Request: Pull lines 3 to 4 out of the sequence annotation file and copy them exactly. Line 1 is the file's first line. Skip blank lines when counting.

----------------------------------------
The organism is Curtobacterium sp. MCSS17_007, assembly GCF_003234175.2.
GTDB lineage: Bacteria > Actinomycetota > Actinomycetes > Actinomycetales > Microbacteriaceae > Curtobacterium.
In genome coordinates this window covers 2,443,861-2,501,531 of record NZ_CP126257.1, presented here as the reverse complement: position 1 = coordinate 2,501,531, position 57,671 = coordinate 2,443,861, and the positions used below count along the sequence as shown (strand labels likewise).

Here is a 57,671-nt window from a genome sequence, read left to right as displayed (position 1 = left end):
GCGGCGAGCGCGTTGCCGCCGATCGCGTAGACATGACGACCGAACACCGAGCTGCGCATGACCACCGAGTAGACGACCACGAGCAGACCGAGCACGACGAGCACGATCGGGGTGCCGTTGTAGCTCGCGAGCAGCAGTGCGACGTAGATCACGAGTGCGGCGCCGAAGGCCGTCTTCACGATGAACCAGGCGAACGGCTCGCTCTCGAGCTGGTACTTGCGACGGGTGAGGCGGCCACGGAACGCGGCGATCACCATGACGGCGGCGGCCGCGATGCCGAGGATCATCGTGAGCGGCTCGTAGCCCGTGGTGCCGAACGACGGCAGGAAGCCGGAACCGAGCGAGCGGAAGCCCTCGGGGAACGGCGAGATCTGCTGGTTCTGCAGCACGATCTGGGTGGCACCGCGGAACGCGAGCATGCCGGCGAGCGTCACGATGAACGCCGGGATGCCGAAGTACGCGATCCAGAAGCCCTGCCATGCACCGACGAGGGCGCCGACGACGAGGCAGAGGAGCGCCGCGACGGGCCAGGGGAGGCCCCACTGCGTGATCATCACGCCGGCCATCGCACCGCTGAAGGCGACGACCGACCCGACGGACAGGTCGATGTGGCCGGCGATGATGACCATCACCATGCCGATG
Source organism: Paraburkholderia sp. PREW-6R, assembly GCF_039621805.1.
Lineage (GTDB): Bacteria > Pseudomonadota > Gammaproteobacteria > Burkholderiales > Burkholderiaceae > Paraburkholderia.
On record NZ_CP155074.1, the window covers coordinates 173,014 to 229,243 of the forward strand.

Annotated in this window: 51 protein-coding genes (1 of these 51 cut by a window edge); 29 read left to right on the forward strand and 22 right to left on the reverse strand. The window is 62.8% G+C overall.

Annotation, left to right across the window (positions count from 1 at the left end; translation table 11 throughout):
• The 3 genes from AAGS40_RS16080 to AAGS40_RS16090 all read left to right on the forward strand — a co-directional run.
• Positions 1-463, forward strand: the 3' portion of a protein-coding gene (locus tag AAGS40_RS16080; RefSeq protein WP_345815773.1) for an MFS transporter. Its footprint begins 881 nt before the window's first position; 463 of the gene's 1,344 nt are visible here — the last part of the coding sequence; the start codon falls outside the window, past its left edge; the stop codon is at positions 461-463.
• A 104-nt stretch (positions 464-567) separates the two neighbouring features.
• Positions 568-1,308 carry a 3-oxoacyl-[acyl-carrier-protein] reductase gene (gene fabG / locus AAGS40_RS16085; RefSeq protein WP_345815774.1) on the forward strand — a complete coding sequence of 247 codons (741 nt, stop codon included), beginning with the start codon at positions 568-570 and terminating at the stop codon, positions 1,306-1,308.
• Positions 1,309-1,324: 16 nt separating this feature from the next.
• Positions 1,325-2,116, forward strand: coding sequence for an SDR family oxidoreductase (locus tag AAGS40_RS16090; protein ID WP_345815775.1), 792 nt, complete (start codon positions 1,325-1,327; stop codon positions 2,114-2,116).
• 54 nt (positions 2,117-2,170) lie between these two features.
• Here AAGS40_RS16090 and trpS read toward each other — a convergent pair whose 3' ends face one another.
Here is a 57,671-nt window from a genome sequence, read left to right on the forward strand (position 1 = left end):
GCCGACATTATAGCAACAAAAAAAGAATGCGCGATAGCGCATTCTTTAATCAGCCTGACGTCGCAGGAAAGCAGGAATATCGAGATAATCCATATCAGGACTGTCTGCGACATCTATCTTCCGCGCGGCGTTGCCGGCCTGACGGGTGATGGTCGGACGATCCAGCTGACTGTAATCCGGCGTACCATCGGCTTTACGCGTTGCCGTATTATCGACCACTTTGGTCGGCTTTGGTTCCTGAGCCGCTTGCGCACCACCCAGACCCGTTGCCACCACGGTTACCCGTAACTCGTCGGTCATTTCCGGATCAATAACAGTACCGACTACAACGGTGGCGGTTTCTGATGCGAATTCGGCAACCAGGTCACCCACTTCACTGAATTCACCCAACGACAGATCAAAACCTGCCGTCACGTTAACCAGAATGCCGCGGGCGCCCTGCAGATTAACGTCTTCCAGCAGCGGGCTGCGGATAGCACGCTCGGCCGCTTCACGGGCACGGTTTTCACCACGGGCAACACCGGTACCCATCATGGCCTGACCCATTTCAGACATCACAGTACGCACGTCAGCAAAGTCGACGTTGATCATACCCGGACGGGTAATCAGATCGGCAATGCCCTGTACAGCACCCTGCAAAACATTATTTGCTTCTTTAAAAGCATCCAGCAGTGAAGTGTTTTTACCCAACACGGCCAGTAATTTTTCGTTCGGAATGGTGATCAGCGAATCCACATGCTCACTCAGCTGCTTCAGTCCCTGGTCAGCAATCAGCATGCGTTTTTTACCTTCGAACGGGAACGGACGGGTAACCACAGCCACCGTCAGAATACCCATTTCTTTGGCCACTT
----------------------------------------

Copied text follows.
In genome coordinates this window covers 2,443,861-2,501,531 of record NZ_CP126257.1, presented here as the reverse complement: position 1 = coordinate 2,501,531, position 57,671 = coordinate 2,443,861, and the positions used below count along the sequence as shown (strand labels likewise).

Here is a 57,671-nt window from a genome sequence, read left to right as displayed (position 1 = left end):